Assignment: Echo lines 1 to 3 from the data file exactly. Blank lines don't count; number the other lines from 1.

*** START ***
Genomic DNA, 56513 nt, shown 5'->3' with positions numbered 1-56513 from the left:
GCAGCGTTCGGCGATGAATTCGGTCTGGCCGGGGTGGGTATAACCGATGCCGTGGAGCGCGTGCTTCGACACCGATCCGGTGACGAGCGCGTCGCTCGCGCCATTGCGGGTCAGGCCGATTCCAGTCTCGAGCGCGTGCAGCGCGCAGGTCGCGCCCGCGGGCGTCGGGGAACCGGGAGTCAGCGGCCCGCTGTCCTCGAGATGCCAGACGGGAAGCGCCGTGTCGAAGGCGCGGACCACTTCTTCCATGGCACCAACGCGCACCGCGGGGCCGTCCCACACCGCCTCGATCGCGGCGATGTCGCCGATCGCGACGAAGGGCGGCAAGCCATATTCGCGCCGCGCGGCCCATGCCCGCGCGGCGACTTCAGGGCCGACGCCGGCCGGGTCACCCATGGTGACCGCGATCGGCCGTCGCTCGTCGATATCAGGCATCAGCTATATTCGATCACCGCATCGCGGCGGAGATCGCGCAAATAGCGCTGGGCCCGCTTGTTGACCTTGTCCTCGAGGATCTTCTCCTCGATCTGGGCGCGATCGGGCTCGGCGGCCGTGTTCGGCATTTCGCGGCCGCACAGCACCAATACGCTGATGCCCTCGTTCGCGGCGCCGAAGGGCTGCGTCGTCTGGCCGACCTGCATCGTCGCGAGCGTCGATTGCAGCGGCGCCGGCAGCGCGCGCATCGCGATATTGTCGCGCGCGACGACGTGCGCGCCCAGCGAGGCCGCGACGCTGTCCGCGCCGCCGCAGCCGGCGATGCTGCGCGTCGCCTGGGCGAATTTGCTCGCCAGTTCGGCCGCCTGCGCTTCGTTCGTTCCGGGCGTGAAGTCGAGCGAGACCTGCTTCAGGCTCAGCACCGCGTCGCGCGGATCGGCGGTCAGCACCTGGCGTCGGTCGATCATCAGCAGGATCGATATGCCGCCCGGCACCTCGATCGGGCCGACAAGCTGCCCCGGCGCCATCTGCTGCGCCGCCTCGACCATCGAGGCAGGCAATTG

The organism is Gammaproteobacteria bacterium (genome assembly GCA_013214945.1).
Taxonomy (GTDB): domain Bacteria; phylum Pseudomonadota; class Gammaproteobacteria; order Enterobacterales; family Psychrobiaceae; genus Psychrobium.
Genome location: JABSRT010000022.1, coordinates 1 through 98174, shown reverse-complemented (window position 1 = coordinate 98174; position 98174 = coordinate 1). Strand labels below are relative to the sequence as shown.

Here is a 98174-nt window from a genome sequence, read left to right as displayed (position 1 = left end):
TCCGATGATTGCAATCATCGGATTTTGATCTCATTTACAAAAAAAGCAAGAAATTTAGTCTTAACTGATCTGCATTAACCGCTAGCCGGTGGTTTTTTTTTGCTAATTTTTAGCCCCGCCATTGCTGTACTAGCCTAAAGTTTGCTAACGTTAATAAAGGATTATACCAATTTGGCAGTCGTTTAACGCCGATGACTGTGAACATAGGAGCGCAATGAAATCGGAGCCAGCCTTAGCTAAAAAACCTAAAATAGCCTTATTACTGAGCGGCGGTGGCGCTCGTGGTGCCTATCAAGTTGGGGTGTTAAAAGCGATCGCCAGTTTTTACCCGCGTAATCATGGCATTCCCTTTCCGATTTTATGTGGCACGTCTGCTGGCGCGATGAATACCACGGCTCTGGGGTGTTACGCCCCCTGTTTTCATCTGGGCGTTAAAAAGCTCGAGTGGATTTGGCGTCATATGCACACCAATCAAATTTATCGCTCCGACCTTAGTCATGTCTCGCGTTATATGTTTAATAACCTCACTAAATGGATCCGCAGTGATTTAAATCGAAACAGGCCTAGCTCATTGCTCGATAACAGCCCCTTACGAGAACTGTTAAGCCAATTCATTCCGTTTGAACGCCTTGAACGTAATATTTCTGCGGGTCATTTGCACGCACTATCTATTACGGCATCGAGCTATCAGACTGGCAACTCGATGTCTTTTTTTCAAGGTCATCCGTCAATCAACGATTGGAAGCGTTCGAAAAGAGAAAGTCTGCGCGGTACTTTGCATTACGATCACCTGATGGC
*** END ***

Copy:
Genomic DNA, 56513 nt, shown 5'->3' with positions numbered 1-56513 from the left:
GCAGCGTTCGGCGATGAATTCGGTCTGGCCGGGGTGGGTATAACCGATGCCGTGGAGCGCGTGCTTCGACACCGATCCGGTGACGAGCGCGTCGCTCGCGCCATTGCGGGTCAGGCCGATTCCAGTCTCGAGCGCGTGCAGCGCGCAGGTCGCGCCCGCGGGCGTCGGGGAACCGGGAGTCAGCGGCCCGCTGTCCTCGAGATGCCAGACGGGAAGCGCCGTGTCGAAGGCGCGGACCACTTCTTCCATGGCACCAACGCGCACCGCGGGGCCGTCCCACACCGCCTCGATCGCGGCGATGTCGCCGATCGCGACGAAGGGCGGCAAGCCATATTCGCGCCGCGCGGCCCATGCCCGCGCGGCGACTTCAGGGCCGACGCCGGCCGGGTCACCCATGGTGACCGCGATCGGCCGTCGCTCGTCGATATCAGGCATCAGCTATATTCGATCACCGCATCGCGGCGGAGATCGCGCAAATAGCGCTGGGCCCGCTTGTTGACCTTGTCCTCGAGGATCTTCTCCTCGATCTGGGCGCGATCGGGCTCGGCGGCCGTGTTCGGCATTTCGCGGCCGCACAGCACCAATACGCTGATGCCCTCGTTCGCGGCGCCGAAGGGCTGCGTCGTCTGGCCGACCTGCATCGTCGCGAGCGTCGATTGCAGCGGCGCCGGCAGCGCGCGCATCGCGATATTGTCGCGCGCGACGACGTGCGCGCCCAGCGAGGCCGCGACGCTGTCCGCGCCGCCGCAGCCGGCGATGCTGCGCGTCGCCTGGGCGAATTTGCTCGCCAGTTCGGCCGCCTGCGCTTCGTTCGTTCCGGGCGTGAAGTCGAGCGAGACCTGCTTCAGGCTCAGCACCGCGTCGCGCGGATCGGCGGTCAGCACCTGGCGTCGGTCGATCATCAGCAGGATCGATATGCCGCCCGGCACCTCGATCGGGCCGACAAGCTGCCCCGGCGCCATCTGCTGCGCCGCCTCGACCATCGAGGCAGGCAATTG

The organism is Gammaproteobacteria bacterium (genome assembly GCA_013214945.1).